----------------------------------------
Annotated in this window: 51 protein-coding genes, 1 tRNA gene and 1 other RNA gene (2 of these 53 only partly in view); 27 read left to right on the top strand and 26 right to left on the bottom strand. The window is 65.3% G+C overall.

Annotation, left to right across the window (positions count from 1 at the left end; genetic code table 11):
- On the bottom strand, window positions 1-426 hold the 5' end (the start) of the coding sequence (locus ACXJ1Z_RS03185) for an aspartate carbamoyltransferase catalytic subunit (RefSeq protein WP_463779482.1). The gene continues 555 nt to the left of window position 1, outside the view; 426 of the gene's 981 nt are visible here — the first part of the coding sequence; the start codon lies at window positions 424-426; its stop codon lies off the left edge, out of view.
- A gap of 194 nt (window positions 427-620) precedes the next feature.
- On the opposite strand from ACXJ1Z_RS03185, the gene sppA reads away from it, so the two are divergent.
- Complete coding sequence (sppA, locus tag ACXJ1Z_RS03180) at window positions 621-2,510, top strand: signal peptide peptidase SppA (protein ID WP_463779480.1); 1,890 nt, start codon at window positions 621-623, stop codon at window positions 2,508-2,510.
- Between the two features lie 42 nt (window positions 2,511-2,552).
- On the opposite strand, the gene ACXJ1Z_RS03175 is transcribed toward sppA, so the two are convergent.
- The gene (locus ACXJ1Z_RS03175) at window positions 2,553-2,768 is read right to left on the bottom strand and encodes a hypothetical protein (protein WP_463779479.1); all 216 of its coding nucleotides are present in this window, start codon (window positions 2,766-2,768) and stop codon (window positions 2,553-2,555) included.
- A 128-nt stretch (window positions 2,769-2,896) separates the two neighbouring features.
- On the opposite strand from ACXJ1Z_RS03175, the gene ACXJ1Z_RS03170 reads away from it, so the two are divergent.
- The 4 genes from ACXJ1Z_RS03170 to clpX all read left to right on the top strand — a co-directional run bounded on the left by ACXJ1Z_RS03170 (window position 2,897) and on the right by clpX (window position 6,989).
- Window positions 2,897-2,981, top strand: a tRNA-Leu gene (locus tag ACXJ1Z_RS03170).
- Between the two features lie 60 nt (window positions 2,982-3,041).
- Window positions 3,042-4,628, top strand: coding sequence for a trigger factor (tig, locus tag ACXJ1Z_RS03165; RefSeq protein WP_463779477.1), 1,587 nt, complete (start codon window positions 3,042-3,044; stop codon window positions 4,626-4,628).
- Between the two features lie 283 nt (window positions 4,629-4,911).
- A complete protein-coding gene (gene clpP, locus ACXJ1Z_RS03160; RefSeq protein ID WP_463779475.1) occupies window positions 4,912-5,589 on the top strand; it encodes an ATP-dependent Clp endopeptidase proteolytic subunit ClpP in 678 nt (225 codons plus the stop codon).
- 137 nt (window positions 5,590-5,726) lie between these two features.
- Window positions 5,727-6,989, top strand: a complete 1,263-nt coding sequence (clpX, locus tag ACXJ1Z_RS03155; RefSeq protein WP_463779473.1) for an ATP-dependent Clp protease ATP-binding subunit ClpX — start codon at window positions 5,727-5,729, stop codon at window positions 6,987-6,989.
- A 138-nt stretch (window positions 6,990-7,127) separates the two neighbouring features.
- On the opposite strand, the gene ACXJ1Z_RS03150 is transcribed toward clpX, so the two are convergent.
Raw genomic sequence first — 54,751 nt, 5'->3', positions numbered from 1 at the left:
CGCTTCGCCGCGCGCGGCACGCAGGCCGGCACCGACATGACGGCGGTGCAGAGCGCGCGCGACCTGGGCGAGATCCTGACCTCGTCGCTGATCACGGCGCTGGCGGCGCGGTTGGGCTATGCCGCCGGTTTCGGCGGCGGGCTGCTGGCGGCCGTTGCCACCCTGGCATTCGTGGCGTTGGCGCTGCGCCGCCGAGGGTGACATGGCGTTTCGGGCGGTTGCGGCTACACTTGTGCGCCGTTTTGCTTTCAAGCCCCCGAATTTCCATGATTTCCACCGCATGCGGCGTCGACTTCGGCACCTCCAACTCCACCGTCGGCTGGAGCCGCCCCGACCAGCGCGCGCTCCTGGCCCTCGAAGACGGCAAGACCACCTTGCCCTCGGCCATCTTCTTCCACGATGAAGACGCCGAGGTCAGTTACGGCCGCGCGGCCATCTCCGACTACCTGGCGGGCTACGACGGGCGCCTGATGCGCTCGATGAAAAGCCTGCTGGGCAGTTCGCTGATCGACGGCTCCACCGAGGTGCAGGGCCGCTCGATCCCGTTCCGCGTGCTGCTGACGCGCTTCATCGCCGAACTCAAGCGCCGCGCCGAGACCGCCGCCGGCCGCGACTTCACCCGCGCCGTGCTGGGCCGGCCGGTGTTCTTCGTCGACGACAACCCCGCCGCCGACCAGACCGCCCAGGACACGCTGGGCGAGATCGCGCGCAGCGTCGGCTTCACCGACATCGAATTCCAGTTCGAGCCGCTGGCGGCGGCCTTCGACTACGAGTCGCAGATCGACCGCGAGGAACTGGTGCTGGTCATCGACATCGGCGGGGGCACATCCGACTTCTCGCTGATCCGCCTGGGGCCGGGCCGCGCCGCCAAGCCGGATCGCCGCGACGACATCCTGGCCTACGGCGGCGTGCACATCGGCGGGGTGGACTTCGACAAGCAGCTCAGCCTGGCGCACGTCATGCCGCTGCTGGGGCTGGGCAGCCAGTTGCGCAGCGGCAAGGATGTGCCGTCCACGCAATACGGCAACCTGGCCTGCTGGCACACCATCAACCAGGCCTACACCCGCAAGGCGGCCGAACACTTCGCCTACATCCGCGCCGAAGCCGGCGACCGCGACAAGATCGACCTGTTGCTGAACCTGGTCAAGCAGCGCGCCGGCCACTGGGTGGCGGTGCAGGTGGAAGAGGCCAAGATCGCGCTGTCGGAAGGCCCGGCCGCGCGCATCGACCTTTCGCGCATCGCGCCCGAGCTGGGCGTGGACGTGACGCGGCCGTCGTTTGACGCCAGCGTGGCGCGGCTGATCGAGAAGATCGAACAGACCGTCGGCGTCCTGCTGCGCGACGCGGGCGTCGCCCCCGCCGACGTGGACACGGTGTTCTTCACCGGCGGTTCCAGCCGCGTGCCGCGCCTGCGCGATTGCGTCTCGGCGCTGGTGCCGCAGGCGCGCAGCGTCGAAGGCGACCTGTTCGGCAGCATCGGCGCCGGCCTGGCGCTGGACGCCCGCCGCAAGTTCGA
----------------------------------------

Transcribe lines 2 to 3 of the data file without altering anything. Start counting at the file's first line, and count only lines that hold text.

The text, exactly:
Annotation, left to right across the window (positions count from 1 at the left end; genetic code table 11):
- On the bottom strand, window positions 1-426 hold the 5' end (the start) of the coding sequence (locus ACXJ1Z_RS03185) for an aspartate carbamoyltransferase catalytic subunit (RefSeq protein WP_463779482.1). The gene continues 555 nt to the left of window position 1, outside the view; 426 of the gene's 981 nt are visible here — the first part of the coding sequence; the start codon lies at window positions 424-426; its stop codon lies off the left edge, out of view.